The concept of jihad was simple - conquering the world for the true religion, Islam, translated into forced conversions, killings, taking slaves, seizing properties. This method enriched the perpetrators of the jihad, paid for their armies and brought wealth to the Arab nations. Participation in jihad was obligatory, either by participation or by aiding in one of many manners.
The manner in which the rules of dhimmitude were applied varied according to the political circumstances and the disposition of the ruler. There were periods of tolerance which gave a small degree of security to the dhimmis. However the fanaticism which could be riled up by the clergy could change the situation in small time. If the local Muslim population became intolerant or jealous of the successes of the dhimmi, then a pogrom would ensue. Communities could find themselves evicted, women raped, exorbitant ransoms placed on them, children abducted and forced to convert, and in other cases mass murders of the dhimmi population was condoned.
Rules would be formulated to deny the dhimmi due process of the law. Discriminatory and restrictive dress and behavior codes would be enacted and severely enforced to reduce the dhimmi into a state of despair and poverty. Dehumanization of the dhimmi was not uncommon, and generally the rule. Various forms of physical abuse were common.
Many times distinctive dress was specified to identify a dhimmi that he would be unable to either mix with a Muslim or even walk in a Muslim area of a city. Other rules specified such demeaning dress codes as not wearing shoes or sandals, not using certain colors, wearing stars on their clothing. Dhimmis were often prohibited from working in many occupations. Even rules were made as to how a dhimmi could ride a mule to distinguish him from a Muslim.
The non-observance of these rules would entail a severe beating. Often passing a Muslim on the wrong side would begin a beating that could leave a dhimmi mortally wounded. Since the dhimmis were denied the ability to testify against a Muslim, there was absolutely no recourse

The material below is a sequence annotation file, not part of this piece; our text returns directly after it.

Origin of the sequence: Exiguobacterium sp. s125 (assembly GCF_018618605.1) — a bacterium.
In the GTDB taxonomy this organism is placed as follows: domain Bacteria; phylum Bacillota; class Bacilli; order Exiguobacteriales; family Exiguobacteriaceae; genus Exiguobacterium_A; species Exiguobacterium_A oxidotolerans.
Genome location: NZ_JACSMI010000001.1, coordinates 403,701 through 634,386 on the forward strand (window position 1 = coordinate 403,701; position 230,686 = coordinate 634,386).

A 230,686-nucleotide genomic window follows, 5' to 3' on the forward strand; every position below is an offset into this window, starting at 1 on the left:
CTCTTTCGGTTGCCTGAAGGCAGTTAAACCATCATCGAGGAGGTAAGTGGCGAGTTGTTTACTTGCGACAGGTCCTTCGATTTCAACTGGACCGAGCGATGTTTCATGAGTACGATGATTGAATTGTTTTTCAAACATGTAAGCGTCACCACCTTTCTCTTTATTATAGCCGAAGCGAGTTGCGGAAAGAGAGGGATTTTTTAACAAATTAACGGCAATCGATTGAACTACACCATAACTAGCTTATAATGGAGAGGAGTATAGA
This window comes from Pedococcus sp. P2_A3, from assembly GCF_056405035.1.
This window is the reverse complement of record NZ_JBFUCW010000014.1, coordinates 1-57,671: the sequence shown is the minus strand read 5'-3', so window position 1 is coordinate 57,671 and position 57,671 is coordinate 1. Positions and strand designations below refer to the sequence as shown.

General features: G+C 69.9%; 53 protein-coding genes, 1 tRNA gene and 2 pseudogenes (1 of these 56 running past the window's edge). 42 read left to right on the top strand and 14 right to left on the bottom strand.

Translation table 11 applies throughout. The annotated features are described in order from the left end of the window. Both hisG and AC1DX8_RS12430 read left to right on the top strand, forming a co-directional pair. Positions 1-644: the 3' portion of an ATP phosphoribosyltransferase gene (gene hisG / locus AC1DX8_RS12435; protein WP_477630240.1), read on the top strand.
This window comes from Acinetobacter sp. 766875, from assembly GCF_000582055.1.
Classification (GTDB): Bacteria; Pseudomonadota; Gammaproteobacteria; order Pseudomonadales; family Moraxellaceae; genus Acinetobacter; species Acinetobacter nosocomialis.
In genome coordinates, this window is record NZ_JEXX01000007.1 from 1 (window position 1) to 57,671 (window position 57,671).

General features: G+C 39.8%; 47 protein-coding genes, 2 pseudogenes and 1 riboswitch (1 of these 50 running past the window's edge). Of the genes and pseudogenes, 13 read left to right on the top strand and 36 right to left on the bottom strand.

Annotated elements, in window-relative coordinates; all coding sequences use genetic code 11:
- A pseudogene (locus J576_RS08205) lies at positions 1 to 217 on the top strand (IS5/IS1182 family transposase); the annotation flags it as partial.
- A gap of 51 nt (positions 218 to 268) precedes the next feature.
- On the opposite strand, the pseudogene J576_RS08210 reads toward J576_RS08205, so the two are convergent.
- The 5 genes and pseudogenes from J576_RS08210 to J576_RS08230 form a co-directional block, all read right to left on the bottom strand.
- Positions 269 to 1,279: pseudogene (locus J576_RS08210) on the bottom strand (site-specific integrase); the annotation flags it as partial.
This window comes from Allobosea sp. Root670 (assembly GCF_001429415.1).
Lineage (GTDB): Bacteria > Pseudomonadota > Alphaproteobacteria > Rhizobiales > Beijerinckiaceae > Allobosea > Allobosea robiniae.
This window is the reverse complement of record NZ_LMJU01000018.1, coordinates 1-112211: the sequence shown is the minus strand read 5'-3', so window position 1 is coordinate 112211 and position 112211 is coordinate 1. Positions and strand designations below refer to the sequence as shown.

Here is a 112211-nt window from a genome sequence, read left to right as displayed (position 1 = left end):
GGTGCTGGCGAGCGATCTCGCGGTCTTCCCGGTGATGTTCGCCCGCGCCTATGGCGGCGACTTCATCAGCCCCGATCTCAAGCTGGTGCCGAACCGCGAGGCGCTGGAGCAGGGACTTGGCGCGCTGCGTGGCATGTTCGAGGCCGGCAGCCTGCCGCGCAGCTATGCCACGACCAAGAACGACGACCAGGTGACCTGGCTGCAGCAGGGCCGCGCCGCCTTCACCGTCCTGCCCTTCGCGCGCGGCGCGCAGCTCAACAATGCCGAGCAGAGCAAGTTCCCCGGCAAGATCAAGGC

The book is rich in sources both from Islam, from the communities subjected to dhimmitude, and from third party observations of the predicament that the restricted communities were subjected to. The author spent much time on research and documentation to produce a substantial look at the true face of Islam through the centuries in their relationship to other peoples living among them. The message is clear that Islam is not a tolerant religion; it fosters and condones belligerent and aggressive actions towards those people who choose not to embrace Islam.
This book is backed with much documentation of various dhimmi communities from all areas of Muslim rule. Included in the book are speeches of various influential Arabs, texts from various middle-age sources and reports taken from British consuls through out centuries from archives testifying to the conditions of the dhimmi communities.
Included in the book are rare pictures and photographs depicting the dhimmi and his community.
Dhimmi is easy reading and perhaps the most needed reading for the serious student of Middle Eastern politics in our time. The Dhimmi is published by Associated University Presses, 440 Forsgate Drive, Cranbury, New Jersey 08512. It can be ordered via the net, local bookstores, and should be in your local public library.
Still, as "People of the Book," Jews (and Christians) are protected under Islamic law. The traditional concept of the "dhimma" ("writ of protection") was extended by Muslim conquerors to Christians and Jews in exchange for their subordination to the Muslims. Peoples subjected to Muslim rule usually had a choice between death and conversion, but Jews and Christians, who adhered to the Scriptures, were allowed as dhimmis (protected persons) to practice their faith. This "protection" did little, however, to ensure that Jews and Christians were treated well by the Muslims. On the contrary, an integral aspect of the dhimma was that, being an infidel, he had to openly acknowledge the superiority of the true believer--the Muslim.